This explains the inner arrays, but not the outer array, the home to several arrays of symbols. The hint to why there's an additional array wrapping the currently discussed configuration is the name of the config property itself: pattern. Think back on how we count in decimal: we start from the digit of the lowest value (symbol '0') and move along the symbols, until we get a dead end at the highest value (symbol '9'). Then, we let the digit wrap back to 0 (i.e. it overflows), and denote that we had one overflow by increasing the digit on the left. When there's nothing on the left, it's the same as having a 0 there; this is intuitive and common: 0001, 001 and 01 are all understood as 1). The process goes on: when we reach 19, we wrap around the rightmost (“first”) digit, and bump the one of the left to 2, giving us 20. After 99, two bums happen in a row, leaving us with 100.

    The key is to notice how we moved from 0 to 9 for each position in the number. Everything we call a “numeral system” in everyday conversations are systems with a fixed base. The base is the number of digits available for every position: in decimal, that's 10; and in binary, that's 2. (Fun fact: written in the target numeral system, every system's base is 10!)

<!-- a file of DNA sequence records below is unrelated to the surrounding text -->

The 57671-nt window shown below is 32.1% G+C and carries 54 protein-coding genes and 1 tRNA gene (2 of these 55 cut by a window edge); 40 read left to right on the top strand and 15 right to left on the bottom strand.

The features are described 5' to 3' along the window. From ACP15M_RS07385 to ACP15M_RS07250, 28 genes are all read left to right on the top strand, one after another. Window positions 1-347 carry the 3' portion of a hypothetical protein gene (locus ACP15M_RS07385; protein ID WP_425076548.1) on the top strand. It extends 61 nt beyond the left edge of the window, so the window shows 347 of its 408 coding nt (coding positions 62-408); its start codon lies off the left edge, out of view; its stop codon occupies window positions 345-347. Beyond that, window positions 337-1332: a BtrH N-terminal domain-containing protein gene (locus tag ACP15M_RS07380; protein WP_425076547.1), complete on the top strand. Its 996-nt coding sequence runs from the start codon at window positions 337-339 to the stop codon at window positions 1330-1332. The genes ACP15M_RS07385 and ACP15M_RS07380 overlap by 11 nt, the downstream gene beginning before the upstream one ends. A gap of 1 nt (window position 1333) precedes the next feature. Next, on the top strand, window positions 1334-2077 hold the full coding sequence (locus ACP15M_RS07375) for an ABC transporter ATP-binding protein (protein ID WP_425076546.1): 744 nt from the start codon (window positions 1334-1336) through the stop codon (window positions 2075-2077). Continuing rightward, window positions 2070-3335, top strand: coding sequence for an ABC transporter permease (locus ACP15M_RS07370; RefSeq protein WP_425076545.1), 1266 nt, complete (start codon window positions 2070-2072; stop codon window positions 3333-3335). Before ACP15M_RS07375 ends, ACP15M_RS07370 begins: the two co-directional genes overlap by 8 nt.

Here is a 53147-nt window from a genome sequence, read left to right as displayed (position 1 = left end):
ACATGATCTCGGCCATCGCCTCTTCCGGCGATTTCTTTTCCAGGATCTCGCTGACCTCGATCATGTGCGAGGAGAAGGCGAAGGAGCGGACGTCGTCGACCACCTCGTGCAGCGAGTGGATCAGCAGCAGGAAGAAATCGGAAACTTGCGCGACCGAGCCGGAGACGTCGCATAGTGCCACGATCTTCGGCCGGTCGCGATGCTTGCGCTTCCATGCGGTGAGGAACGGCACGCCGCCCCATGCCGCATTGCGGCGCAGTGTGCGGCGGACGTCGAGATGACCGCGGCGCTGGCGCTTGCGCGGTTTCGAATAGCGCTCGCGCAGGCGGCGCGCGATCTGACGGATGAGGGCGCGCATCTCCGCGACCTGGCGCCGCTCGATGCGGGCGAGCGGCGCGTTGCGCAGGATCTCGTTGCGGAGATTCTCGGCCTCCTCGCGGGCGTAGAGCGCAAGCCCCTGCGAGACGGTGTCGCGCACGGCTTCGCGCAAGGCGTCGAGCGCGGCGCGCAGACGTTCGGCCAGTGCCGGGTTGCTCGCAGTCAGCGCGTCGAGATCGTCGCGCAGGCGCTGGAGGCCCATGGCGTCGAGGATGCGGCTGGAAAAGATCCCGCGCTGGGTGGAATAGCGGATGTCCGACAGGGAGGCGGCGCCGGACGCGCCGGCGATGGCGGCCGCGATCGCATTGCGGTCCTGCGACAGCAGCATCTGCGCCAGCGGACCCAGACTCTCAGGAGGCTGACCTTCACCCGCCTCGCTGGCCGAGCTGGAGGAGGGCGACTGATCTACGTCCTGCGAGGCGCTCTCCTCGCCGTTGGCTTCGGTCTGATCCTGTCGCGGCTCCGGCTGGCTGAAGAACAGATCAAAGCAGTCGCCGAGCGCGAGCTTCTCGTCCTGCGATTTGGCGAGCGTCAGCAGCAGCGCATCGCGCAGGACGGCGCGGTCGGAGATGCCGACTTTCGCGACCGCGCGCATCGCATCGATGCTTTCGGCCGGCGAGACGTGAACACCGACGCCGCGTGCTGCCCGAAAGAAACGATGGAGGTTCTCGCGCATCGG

This seems so obvious, that it's difficult to imagine why a system with a variable base would even exist in practice. In fact, we use these kinds of systems in everyday life: we tell both time and date using it.

    In a 24-hour clock, we encode number of seconds with a variable base: for seconds and minutes we use 60, but for hours we use 24. So after 00:00:59, we go to 00:01:00, and after 00:59:59 we go to 01:00:00. After 23:59:59, we'd overflow into a new day. Depending on how we formally define the numeral system, we could either write 1:00:00:00 (one day, zero hours, zero minutes, zero seconds), or just overflow back to 00:00:00. We could even throw an exception, as if we're outside the defined scope. So, we have the following variable base:

    • position 0 (leftmost), “seconds”, 60 symbols: 00, 01, ..., 59;
    • position 1 (middle), “minutes”, 60 symbols: 00, 01, ..., 59;
    • position 2 (rightmost), “hours”, : 00, 01, ..., 23.

    With a 12-hour clock, it's even more fun since there's an additional fourth position in base 2 (binary) using symbols 'AM' and 'PM' for the values. Thinking like this, the previous example with apples and oranges doesn't seem so weird after all. Furthermore, the symbols we use for hours are somewhat ridiculous, as they start at 12, followed by 1 which increases to 11. In other words: